If we were to ask management where most of the defects come from in our plants, they might say poor maintenance or poor operating practices. If you asked those performing maintenance and operating the equipment, they will probably say they are doing the best with what they were given.
The design phase might just be the most opportunistic phase of an asset’s life cycle where we can have the greatest influence in not just eliminating defects but making sure they are never introduced in the first place. So why is it that we don’t seem to take advantage of this?
Most new constructions are outsourced to contractors and they may have never heard of any reliability engineering processes, as this has typically only been something we do during the operating and maintaining phase of the asset’s life cycle, so expecting them to consider a design-for-reliability approach might be unfair. Typically a new plant, system or asset is built and handed over once commissioned. Most working in the construction realm have never worked on “the other side of the fence”, meaning they may have never worked at a fully operating plant and seen the impacts design faults can have on everyday maintenance and operating tasks. Because of this, when we hear that a new project is coming to our plants, it might just be time for us in reliability, who work in the operating and maintain phase, to provide our valuable skillset to create a design-for-reliability culture.
A successful design-for-reliability project would be one where we do not introduce defects into a new plant, system or asset. Here are 5 key things we must do in partnership with our construction company to achieve this.
INVOLVE the end user. This means operations, maintenance, HSE, procurement, engineering and your trusted vendors. It’s also wise to get external help from subject matter experts (SMEs) (i.e. those that may have just been through the process of constructing and operating a new plant, system, or asset).
The site should have a clear functional specification for the plant, system, or asset (i.e. carry X tons for X distance at X speed, or pump slurry at X flow rate). The site should be able to show that these requirements form the basis from which the engineering and procurement teams design or select the plant, system, or asset. Keep in mind though that today’s requirement may not be the same as tomorrow’s. Consider market demands and where the company might be in 5+ years (will we need to produce more?). This means we get exactly what we need in order to operate today and into the future.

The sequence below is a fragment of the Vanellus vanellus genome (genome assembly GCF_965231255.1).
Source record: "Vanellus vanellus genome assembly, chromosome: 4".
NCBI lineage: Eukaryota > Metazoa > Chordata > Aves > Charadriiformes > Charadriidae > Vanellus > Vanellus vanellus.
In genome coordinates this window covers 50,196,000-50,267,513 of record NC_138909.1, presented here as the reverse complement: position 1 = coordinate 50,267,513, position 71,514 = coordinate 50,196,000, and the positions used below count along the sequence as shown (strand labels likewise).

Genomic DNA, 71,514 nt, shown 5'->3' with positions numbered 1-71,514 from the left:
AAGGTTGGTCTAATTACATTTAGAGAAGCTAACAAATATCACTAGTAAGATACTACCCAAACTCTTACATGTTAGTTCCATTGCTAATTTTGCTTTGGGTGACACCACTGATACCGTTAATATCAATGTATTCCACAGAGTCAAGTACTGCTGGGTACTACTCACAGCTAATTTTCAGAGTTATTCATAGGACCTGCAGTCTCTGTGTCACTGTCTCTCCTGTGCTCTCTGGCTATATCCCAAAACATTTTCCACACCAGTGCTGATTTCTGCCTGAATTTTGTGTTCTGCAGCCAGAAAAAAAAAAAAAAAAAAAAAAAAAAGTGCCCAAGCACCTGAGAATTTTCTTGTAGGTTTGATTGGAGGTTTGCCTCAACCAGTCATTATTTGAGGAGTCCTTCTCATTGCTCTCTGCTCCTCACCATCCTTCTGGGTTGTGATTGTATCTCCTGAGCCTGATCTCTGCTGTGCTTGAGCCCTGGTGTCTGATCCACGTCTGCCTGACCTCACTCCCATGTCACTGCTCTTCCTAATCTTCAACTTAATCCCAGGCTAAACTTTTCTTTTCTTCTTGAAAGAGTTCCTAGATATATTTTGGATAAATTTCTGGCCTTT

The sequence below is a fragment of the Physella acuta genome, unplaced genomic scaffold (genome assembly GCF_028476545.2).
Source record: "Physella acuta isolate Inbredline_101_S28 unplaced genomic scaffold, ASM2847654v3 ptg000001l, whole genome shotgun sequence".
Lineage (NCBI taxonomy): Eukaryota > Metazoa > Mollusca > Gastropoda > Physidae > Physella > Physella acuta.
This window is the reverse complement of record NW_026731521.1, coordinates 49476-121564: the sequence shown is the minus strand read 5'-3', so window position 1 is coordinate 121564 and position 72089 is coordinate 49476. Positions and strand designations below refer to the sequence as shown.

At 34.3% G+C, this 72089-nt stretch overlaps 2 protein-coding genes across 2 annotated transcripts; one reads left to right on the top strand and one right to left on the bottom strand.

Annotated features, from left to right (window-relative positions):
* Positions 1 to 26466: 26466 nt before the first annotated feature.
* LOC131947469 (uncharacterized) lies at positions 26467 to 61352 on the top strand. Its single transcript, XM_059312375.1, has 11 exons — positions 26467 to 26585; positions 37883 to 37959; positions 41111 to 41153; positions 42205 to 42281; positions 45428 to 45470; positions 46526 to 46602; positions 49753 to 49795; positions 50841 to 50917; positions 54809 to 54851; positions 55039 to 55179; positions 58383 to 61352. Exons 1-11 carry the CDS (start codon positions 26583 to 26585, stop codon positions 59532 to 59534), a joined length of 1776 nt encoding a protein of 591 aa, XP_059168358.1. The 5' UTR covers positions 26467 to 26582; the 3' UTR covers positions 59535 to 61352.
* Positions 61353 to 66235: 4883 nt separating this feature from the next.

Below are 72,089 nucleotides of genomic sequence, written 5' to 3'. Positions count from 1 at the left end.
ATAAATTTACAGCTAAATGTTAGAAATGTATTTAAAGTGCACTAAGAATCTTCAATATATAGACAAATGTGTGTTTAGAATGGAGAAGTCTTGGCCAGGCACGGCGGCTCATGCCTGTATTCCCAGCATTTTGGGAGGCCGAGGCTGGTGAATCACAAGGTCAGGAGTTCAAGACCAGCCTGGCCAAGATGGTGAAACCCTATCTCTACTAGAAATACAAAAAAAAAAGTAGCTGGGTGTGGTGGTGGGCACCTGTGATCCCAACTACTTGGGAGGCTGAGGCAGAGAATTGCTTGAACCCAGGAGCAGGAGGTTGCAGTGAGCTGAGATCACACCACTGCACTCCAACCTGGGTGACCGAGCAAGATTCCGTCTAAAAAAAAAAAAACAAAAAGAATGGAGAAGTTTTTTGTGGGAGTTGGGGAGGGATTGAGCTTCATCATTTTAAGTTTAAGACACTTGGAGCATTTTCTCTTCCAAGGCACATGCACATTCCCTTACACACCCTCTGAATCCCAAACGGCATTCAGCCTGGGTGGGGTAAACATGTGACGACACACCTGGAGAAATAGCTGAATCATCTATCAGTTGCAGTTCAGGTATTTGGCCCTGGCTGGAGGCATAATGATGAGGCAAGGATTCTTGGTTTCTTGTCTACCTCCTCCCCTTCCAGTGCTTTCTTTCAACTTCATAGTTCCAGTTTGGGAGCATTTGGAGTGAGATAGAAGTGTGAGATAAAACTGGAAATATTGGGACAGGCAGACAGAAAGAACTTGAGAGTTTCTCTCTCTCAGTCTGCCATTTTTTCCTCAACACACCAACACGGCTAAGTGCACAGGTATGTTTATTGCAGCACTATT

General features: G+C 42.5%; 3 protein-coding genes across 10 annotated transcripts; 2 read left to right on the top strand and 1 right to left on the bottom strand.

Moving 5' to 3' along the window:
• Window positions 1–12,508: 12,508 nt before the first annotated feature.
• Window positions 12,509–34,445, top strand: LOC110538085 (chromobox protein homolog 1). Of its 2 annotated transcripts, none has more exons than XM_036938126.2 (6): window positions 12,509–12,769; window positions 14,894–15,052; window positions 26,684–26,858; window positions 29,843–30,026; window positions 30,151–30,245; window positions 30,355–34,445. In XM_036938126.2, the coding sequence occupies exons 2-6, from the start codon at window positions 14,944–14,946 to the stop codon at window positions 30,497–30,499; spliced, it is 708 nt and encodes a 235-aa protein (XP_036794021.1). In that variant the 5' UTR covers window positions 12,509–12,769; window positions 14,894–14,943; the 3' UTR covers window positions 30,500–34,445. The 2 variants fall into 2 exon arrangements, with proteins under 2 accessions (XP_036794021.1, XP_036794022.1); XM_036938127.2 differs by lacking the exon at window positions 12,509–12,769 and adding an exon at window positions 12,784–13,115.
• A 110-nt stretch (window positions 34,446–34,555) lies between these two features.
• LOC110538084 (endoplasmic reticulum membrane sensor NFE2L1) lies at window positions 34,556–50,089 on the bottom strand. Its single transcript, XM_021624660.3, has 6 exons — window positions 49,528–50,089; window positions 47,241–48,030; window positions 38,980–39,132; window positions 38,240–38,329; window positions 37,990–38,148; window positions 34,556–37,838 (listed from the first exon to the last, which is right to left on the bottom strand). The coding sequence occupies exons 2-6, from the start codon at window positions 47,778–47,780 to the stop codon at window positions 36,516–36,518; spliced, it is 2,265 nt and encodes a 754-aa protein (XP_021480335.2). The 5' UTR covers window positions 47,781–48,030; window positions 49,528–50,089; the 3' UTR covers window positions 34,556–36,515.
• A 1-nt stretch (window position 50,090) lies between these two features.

Even though there’s nothing you can physically see, if you involve the end users and other SMEs during the design phase, they will have experience with what will work and what will not work based on designs and 3D models. With technology and the ability to create a virtual model where someone can wear a set of virtual reality goggles and walk through the design, it can make it a lot easier to spot defects like poorly routed piping and access restrictions which for example makes crane access for changing out a pump very difficult.
Perform FMEA or RCM on the proposed design for the new plant, system, or asset to identify failure modes impacting safety, environment, regulatory compliance, production, future operating/capital costs, and revenue. Identify the failure modes that would cause a functional failure based on your specification and then design them out or make modifications to mitigate the likelihood and/or consequence.
If your new construction is large and you don’t have the time and resources to take such a deep dive into all of the individual assets, then you can, and should anyway, perform your asset criticality assessment to understand where you might like to focus your resources. It can also help identify where you might like to add in additional redundancy (i.e. if a pump is found to be a critical and will shut the plant down if it failed, then design in a standby pump now rather than later when a lack of space doesn’t allow it).
These are my top 5 things you must do if you want to design for reliability and eliminate the defects before they become a reality. There are definitely a lot more things to consider, especially prior to commissioning and handing the plant over to its new owners; that’s operations and maintenance.
About the Author
Tim RicePrincipal Consultant - Defect Elimination, The Defect Elimination Project
Tim has spent approximately the last 15 years working in the in the reliability realm, with a majority of that time in mining and mineral processing industry. Tim holds a Bachelors of Mechanical Engineering, and a Graduate Diploma in Maintenance Management. His interests are in driving a whole of life Asset Management process, and how a reliability mentality can deliver positive gains for any organization. Tim’s latest venture has been starting “The Defect Elimination Project”, where he aims to educate and spread more awareness around Defect Elimination and the benefits a Defect Elimination program can bring an organization, whether they think they need one or not. Away from work, Tim enjoys being outside, whether it’s surfing the waves of his native Australia, or shredding the snowy mountains across the globe.